Only one life, twill soon be past. Only what’s done for Christ will last. - C.T. Studd
“The most important consideration is that hospitality is a reflection of God’s nature. God is a welcoming God. He pursues and extends relationship, meeting needs and providing safety. As we model a life of invitation, employing our resources to meet the needs of others, we provide the world with a picture of a much greater spiritual truth – God invites all to his safe embrace.” – Practicing Hospitality by Lisa Tatlock & Pat Ennis
God has beautifully designed each one of us to be His Ambassadors…his hands and feet to carry His love to those around us. His Great Commission (Matt. 18:20) was given to every one of us, young and old, every mother, father, and child. It is not limited to those He calls overseas. There is a harvest field ripe within our own back yards, be it the country or the city. It is a lost and dying world out there. Nor is the family an obstacle for ministry. The family is our vehicle for ministry. Together, our various giftings can be utilized, whether young or old, to minister to others of various backgrounds, ages, and lifestyles. To be devoted in our day and age to mission minded living takes focused intentionality. We have to prayerfully cut back in our schedules. We have to get a glimpse of the greater Kingdom purpose of our stay on this earth. We have to see that cultivating a hospitable life is a command for every believer.
- Proverbs 14:31 – a means of honoring and loving Christ by meeting the needs of the poor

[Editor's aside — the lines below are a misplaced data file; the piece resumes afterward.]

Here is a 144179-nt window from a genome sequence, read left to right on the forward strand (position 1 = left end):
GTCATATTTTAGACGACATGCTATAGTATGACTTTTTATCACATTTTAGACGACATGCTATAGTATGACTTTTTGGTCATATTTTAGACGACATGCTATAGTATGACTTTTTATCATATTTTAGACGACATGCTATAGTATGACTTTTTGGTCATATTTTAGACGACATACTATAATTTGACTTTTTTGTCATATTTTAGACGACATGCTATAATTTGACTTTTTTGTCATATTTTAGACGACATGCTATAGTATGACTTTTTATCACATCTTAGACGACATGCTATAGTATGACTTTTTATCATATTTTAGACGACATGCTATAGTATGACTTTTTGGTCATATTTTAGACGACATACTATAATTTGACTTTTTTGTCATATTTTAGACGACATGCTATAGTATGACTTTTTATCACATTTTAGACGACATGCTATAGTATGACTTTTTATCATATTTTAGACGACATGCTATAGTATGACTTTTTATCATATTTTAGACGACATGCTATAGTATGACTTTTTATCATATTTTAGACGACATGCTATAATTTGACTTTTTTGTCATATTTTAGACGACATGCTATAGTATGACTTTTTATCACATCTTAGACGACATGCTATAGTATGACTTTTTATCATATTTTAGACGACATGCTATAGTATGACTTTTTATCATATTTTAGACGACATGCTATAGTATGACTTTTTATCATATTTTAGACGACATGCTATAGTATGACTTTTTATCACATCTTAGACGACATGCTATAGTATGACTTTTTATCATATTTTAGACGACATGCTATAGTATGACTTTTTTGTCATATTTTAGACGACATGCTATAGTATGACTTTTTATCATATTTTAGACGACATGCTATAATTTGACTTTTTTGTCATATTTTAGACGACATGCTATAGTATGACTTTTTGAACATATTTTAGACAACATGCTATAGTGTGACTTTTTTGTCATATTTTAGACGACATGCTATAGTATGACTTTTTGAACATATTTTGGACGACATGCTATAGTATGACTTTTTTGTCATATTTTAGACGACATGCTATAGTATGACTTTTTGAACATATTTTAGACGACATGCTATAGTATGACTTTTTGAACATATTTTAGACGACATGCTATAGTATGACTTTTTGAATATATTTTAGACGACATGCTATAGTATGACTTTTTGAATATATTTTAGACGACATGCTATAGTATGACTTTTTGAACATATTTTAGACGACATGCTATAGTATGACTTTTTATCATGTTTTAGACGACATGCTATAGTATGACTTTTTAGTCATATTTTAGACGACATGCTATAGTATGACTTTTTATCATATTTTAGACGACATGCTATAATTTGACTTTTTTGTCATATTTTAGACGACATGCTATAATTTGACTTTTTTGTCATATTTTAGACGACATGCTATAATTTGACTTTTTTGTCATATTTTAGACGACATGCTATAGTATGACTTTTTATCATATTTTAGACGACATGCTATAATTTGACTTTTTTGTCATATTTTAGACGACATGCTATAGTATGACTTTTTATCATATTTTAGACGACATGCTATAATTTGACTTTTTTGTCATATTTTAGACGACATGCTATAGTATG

- 1 Peter 4:9 – to be practiced without grumbling or complaining, or thought of reward.
- Hebrews 13:1-2 – literally “a love for strangers” – treating fellow believers (Rom. 12:3, 1 Tim. 3:2), widows, orphans (1 Tim. 5:1-16), unbelievers (Luke 5:29), the poor and needy (Luke 14:12-14), missionaries (Matt. 10:9-11; Luke 10:7-16), foreigners, immigrants, refugees (Gen. 18:1-22; Lev. 25:35), and even enemies (Rom. 12:20) as if they were your very own family.
- Proverbs 19:17 – helping the poor, understanding that the Lord will repay you!
- Meeting the basic needs of others – and can include preparing food, providing lodging, giving physical protection, sharing material possessions, offering a place of rest, extending love and encouragement, sharing the gospel and spiritual teaching or encouragement.
Ultimately, hospitality is not limited to a space or time. It matters not how large your home is or how generous your table settings. It is rather a lifestyle of generosity. It asks with each purchase: “can this be used to bless others?” When we evaluate our budget and spending, it asks: “How can we live more simply so we can have extra means to pour love on others?” It steps back at the beginning of each week and instead of focusing on ourselves, it starts by asking: “Who can I bless this week? What is one practical way I could minister to another?” The more we plant these thoughts and seeds, the more they will become a passion of our hearts. And in this process, we will be storing up treasures in heaven rather than on this moth infested earth.
Cultivating a lifestyle of generosity ignores perfection and entertaining. As Pat Ennis says, “Entertaining focuses on having a beautiful table decor or preparing gourmet food. Biblical hospitality is a demonstration of love. Food and other elements are merely tools used to express our love for people. Our motivation for being hospitable is a response to God’s work in our lives.” We have been recipients of such merciful grace through Christ’s work on the cross, and thus practicing hospitality and generosity is an outpouring of love and the joy that we have experienced as partakers of God’s grace. It is an overflow. Thus our focus should not be on the perfect meal or presentation, but on letting others see a glimpse of Christ in our hearts.
Let us start today and pray for hearts of love and enthusiasm for catching Christ’s call to be hospitable. Roadblocks and fear can be overcome when we humbly offer our hands, feet, and homes to the Lord’s use. He will surely bless it!